|Good Bye 2014|
User ainta has a permutation p1, p2, ..., pn. As the New Year is coming, he wants to make his permutation as pretty as possible.
Permutation a1, a2, ..., an is prettier than permutation b1, b2, ..., bn, if and only if there exists an integer k (1 ≤ k ≤ n) where a1 = b1, a2 = b2, ..., ak - 1 = bk - 1 and ak < bk all holds.
As known, permutation p is so sensitive that it could be only modified by swapping two distinct elements. But swapping two elements is harder than you think. Given an n × n binary matrix A, user ainta can swap the values of pi and pj (1 ≤ i, j ≤ n, i ≠ j) if and only if Ai, j = 1.
Given the permutation p and the matrix A, user ainta wants to know the prettiest permutation that he can obtain.
The first line contains an integer n (1 ≤ n ≤ 300) — the size of the permutation p.
The second line contains n space-separated integers p1, p2, ..., pn — the permutation p that user ainta has. Each integer between 1 and n occurs exactly once in the given permutation.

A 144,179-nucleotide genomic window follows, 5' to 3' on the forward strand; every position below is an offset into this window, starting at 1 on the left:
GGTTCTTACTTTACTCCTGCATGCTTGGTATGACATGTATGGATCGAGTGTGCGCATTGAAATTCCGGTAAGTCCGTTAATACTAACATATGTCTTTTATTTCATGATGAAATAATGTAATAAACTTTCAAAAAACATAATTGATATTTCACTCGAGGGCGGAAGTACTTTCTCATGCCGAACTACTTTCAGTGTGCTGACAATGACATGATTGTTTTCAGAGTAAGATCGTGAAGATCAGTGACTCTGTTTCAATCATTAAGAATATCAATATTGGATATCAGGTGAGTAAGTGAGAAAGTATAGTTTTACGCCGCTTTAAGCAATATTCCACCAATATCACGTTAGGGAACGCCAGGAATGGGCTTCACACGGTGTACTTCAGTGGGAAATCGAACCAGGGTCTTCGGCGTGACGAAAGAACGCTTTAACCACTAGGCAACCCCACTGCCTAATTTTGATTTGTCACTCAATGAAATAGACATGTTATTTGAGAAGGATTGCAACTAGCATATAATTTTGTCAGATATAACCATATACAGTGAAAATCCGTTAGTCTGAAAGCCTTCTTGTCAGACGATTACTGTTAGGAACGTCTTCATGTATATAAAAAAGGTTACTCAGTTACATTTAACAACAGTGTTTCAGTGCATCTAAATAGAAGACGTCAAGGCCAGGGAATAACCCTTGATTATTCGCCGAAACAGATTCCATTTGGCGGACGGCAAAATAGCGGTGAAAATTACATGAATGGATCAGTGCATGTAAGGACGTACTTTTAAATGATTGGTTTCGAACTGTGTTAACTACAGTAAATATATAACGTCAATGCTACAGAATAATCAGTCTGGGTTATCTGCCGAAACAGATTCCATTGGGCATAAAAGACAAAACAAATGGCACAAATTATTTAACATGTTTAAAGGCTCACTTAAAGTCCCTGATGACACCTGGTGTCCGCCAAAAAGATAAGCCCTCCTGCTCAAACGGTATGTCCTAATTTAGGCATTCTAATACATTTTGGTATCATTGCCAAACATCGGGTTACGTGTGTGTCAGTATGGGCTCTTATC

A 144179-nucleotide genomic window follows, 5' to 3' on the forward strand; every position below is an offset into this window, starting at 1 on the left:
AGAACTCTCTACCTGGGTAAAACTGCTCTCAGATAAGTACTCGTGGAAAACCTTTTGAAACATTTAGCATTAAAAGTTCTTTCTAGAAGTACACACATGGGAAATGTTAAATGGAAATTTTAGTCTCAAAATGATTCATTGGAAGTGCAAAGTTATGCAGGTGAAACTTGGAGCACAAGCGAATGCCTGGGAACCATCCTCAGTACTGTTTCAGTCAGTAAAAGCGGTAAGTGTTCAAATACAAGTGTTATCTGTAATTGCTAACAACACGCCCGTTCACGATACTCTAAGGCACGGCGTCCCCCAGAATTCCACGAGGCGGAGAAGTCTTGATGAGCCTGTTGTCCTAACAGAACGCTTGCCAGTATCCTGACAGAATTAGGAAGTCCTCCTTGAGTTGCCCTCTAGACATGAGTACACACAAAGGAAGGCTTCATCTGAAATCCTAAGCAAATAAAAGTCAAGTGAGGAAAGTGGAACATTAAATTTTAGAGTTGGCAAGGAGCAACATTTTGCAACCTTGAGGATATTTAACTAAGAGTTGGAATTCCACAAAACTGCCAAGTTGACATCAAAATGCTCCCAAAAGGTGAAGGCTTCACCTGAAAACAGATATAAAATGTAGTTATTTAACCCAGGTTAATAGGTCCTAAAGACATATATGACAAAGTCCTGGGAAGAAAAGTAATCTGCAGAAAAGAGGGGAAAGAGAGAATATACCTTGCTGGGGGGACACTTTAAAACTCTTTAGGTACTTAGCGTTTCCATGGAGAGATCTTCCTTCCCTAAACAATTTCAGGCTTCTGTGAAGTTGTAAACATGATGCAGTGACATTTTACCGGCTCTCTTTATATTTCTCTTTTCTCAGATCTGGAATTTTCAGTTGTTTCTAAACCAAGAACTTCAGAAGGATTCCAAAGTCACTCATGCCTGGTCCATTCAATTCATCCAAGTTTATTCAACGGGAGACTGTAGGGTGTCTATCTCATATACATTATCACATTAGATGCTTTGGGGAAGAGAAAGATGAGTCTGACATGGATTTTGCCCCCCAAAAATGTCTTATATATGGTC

Next n lines describe the matrix A. The i-th line contains n characters '0' or '1' and describes the i-th row of A. The j-th character of the i-th line Ai, j is the element on the intersection of the i-th row and the j-th column of A. It is guaranteed that, for all integers i, j where 1 ≤ i < j ≤ n, Ai, j = Aj, i holds. Also, for all integers i where 1 ≤ i ≤ n, Ai, i = 0 holds.
In the first and only line, print n space-separated integers, describing the prettiest permutation that can be obtained.
5 2 4 3 6 7 1
1 2 4 3 6 7 5
4 2 1 5 3
1 2 3 4 5
In the first sample, the swap needed to obtain the prettiest permutation is: (p1, p7).
In the second sample, the swaps needed to obtain the prettiest permutation is (p1, p3), (p4, p5), (p3, p4).
A permutation p is a sequence of integers p1, p2, ..., pn, consisting of n distinct positive integers, each of them doesn't exceed n. The i-th element of the permutation p is denoted as pi. The size of the permutation p is denoted as n.